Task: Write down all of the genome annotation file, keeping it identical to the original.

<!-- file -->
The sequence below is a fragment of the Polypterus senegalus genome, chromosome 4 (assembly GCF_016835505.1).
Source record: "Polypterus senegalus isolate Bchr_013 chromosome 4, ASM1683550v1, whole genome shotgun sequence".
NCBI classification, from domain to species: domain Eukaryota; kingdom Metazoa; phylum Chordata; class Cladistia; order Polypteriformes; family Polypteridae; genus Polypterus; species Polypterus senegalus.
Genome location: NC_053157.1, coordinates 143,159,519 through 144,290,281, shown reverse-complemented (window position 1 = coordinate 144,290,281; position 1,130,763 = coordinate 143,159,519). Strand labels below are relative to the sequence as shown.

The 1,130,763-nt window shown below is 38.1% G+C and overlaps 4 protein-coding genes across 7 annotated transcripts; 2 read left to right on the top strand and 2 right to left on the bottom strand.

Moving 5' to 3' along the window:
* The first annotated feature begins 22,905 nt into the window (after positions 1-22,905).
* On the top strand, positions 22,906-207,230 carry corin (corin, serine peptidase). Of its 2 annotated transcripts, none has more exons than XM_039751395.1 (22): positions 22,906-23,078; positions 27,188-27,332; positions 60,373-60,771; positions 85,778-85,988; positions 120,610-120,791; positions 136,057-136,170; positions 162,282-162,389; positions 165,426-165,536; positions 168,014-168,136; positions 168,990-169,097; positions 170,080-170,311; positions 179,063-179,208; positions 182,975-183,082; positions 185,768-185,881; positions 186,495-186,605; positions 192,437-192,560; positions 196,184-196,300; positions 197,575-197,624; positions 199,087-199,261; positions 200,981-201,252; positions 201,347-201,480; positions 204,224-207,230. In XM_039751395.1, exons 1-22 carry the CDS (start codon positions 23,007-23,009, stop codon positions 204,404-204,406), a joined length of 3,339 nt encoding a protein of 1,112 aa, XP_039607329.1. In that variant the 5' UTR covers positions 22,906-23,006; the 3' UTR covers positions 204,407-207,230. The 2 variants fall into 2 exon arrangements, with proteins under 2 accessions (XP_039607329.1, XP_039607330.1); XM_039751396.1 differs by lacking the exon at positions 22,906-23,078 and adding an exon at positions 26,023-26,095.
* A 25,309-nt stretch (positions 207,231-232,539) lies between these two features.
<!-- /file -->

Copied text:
The sequence below is a fragment of the Polypterus senegalus genome, chromosome 4 (assembly GCF_016835505.1).
Source record: "Polypterus senegalus isolate Bchr_013 chromosome 4, ASM1683550v1, whole genome shotgun sequence".
NCBI classification, from domain to species: domain Eukaryota; kingdom Metazoa; phylum Chordata; class Cladistia; order Polypteriformes; family Polypteridae; genus Polypterus; species Polypterus senegalus.
Genome location: NC_053157.1, coordinates 143,159,519 through 144,290,281, shown reverse-complemented (window position 1 = coordinate 144,290,281; position 1,130,763 = coordinate 143,159,519). Strand labels below are relative to the sequence as shown.

The 1,130,763-nt window shown below is 38.1% G+C and overlaps 4 protein-coding genes across 7 annotated transcripts; 2 read left to right on the top strand and 2 right to left on the bottom strand.

Moving 5' to 3' along the window:
* The first annotated feature begins 22,905 nt into the window (after positions 1-22,905).
* On the top strand, positions 22,906-207,230 carry corin (corin, serine peptidase). Of its 2 annotated transcripts, none has more exons than XM_039751395.1 (22): positions 22,906-23,078; positions 27,188-27,332; positions 60,373-60,771; positions 85,778-85,988; positions 120,610-120,791; positions 136,057-136,170; positions 162,282-162,389; positions 165,426-165,536; positions 168,014-168,136; positions 168,990-169,097; positions 170,080-170,311; positions 179,063-179,208; positions 182,975-183,082; positions 185,768-185,881; positions 186,495-186,605; positions 192,437-192,560; positions 196,184-196,300; positions 197,575-197,624; positions 199,087-199,261; positions 200,981-201,252; positions 201,347-201,480; positions 204,224-207,230. In XM_039751395.1, exons 1-22 carry the CDS (start codon positions 23,007-23,009, stop codon positions 204,404-204,406), a joined length of 3,339 nt encoding a protein of 1,112 aa, XP_039607329.1. In that variant the 5' UTR covers positions 22,906-23,006; the 3' UTR covers positions 204,407-207,230. The 2 variants fall into 2 exon arrangements, with proteins under 2 accessions (XP_039607329.1, XP_039607330.1); XM_039751396.1 differs by lacking the exon at positions 22,906-23,078 and adding an exon at positions 26,023-26,095.
* A 25,309-nt stretch (positions 207,231-232,539) lies between these two features.